AbbVie swoops on Pfizer spin-out Cerevel with $8.7bn offer
AbbVie chief executive Richard Gonzalez
AbbVie has announced its second major takeover deal in the space of a few days, offering $8.7 billion to buy central nervous system drug specialist Cerevel Therapeutics, which spun out of Pfizer in 2018.
The $45-per-share agreement gives AbbVie a pipeline of CNS drugs headed by emraclidine (formerly CVL-231), a drug for schizophrenia with a new mechanism of action that could offer reduced side effects compared to current treatments for the illness.
It comes shortly after AbbVie offered $10.1 billion to buy ImmunoGen and its marketed ovarian cancer drug Elahere (mirvetuximab soravtansine), and a pipeline of other antibody-drug conjugates for various oncology indications.
The two deals are part of a concerted effort to bolster AbbVie’s product portfolio and R&D pipeline and help the company cope with the loss of patent protection for immunology behemoth Humira (adalimumab), which saw sales plunge by a third to $11.1 billion in the first nine months of the year.
CNS is a key therapeutic focus for AbbVie, and chief executive Richard Gonzalez said that Cerevel will contribute a pipeline with “multibillion-dollar sales potential” that will help the category become “a significant growth opportunity well into the next decade.”
Emraclidine is a selective muscarinic M4 receptor-positive allosteric modulator (PAM) that is designed to have a limited effect on dopamine neurotransmission, a mechanism thought to contribute to tolerability issues with the current generation of antipsychotic drugs.
Cerevel is running two phase 2 trials of the once-daily oral drug – EMPOWER-1 and EMPOWER-2 – that could have results due before the end of this year. It is also running an ongoing open-label extension trial (EMPOWER-3) and has suggested the three studies could potentially support regulatory filings. An early-stage study is also testing emraclidine as a treatment for Alzheimer’s-related psychosis.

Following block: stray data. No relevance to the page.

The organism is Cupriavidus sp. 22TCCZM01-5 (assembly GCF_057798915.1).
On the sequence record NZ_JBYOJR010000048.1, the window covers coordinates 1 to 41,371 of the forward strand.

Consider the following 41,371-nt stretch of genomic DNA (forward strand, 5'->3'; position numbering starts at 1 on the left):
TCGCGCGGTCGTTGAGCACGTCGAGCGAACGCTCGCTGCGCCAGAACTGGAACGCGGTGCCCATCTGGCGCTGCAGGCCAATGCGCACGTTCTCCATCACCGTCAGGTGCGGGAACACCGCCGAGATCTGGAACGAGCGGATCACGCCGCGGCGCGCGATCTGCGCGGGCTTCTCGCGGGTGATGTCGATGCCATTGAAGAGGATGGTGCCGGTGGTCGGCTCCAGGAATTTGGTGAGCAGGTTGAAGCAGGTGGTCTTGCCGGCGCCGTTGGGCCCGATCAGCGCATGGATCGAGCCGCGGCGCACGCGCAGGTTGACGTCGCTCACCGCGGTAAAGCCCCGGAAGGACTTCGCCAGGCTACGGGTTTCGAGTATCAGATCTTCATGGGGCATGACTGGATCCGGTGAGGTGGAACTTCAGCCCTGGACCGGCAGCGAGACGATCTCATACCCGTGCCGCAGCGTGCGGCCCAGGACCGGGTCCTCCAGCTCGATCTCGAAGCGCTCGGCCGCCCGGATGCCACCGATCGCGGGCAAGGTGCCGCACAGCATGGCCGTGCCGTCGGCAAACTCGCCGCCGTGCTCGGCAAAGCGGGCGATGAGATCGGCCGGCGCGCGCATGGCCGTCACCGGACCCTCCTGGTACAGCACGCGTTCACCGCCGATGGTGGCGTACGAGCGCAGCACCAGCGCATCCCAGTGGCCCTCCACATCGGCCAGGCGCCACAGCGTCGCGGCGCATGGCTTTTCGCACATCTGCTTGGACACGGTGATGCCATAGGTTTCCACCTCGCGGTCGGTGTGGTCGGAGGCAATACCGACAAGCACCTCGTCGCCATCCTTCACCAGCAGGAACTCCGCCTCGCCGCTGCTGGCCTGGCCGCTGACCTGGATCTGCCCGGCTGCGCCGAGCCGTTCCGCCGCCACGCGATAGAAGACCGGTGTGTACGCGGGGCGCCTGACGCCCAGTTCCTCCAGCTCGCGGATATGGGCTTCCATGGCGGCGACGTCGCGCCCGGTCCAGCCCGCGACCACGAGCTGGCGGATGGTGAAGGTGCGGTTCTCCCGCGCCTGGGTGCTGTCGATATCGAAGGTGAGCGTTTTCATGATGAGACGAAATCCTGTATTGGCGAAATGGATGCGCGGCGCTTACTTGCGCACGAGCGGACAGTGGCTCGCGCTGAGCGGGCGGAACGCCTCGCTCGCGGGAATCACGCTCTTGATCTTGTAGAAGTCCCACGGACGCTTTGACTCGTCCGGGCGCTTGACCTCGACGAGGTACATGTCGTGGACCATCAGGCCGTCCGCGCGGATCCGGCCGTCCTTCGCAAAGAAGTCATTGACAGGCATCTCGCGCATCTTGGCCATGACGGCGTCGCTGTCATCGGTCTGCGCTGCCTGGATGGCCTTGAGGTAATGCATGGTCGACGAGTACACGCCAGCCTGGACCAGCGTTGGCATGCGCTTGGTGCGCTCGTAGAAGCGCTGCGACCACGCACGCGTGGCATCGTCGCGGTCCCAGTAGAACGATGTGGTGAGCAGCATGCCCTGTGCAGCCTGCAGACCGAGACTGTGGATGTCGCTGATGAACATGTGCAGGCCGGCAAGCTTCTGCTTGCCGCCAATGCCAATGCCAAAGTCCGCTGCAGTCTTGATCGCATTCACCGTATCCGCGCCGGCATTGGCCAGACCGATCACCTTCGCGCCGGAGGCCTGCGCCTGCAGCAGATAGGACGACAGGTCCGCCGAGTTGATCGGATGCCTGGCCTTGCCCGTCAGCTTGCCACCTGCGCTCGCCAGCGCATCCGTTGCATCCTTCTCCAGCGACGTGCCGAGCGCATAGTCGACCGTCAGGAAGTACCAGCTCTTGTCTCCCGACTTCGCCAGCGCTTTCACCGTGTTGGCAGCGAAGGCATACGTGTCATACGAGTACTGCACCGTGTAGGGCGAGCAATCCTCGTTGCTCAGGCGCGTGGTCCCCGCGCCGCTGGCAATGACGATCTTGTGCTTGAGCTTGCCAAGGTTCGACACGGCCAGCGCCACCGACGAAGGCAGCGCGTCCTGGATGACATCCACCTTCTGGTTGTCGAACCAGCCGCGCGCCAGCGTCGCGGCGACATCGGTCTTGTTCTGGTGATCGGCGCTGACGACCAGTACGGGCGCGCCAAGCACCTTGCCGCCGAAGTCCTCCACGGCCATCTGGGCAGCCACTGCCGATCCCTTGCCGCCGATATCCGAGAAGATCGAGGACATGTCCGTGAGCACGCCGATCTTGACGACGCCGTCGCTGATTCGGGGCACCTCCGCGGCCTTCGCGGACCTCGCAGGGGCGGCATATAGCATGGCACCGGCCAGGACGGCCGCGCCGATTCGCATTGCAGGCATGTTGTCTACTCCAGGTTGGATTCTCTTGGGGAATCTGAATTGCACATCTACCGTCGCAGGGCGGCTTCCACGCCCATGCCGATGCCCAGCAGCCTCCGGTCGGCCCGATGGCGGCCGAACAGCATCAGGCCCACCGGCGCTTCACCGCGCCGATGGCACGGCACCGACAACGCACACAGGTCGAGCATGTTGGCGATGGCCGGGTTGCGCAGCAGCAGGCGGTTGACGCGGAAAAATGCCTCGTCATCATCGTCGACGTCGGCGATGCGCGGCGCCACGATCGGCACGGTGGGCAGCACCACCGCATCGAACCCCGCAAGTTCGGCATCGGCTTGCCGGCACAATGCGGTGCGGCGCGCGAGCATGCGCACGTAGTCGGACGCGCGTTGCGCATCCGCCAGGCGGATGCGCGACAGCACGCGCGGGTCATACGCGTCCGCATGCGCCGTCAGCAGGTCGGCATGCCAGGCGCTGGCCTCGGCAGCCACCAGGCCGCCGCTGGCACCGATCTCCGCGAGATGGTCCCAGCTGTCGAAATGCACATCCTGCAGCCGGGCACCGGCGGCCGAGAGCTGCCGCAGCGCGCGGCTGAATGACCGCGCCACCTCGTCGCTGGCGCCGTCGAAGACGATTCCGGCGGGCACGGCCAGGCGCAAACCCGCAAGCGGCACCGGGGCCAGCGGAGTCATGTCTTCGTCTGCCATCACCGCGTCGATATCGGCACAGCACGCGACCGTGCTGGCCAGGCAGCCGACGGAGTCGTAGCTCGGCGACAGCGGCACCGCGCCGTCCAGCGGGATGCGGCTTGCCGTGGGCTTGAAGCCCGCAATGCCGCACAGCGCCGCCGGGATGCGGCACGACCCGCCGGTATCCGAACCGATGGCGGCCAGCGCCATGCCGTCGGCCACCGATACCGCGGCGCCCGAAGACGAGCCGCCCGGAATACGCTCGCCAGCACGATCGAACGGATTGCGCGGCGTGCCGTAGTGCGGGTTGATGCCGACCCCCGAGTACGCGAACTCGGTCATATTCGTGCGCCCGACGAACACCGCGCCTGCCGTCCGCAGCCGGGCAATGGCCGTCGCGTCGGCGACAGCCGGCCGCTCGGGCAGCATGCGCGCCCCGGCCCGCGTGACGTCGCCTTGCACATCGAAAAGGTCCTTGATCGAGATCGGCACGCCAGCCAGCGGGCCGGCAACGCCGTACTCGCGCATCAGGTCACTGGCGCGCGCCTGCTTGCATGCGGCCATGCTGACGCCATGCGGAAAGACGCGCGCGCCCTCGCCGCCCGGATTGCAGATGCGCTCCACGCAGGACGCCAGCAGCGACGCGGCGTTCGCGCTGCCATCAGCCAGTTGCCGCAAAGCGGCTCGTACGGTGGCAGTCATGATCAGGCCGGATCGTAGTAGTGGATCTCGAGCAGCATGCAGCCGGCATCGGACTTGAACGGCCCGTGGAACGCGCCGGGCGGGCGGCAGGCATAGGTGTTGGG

Cerevel’s clinical pipeline also includes darigabat, an α2/3/5-selective GABAA receptor PAM currently under in a phase 2a proof-of-concept trial in epilepsy and panic disorder, due to read out next year, and tavapadon, a dopamine D1/D5 partial agonist in phase 3 testing as a treatment for Parkinson’s disease. Results from that programme are also due next year.
The company, meanwhile, is running an exploratory phase 2a trial of another D1/D5 partial agonist (CVL-871) for dementia-related apathy, with candidates for major depressive disorder (MDD), substance use disorder (SUD), and other CMNS conditions in early development.
AbbVie’s CNS portfolio generated more than $5.6 billion in the first nine months of this year and includes clinical applications of botulinum neurotoxin therapy Botox for conditions like myofascial pain and dystonia, as well as atypical antipsychotic Vraylar (cariprazine) and migraine drugs Ubrelvy (ubrogepant) and Qulipta (atogepant).
The boards of both AbbVie and Cerevel have approved the transaction, which is expected to close in the middle of 2024, subject to the usual financial regulatory reviews.
The CNS category has proven so challenging in the past that many larger companies joined Pfizer in getting out of neuroscience drug development, including AstraZeneca, Novartis, and GSK, passing the baton to smaller biopharma groups.
Cerevel's CEO, Ron Renaud, said the AbbVie acquisition “reinforces the renaissance we are seeing in neuroscience, and we are proud to be at the forefront.”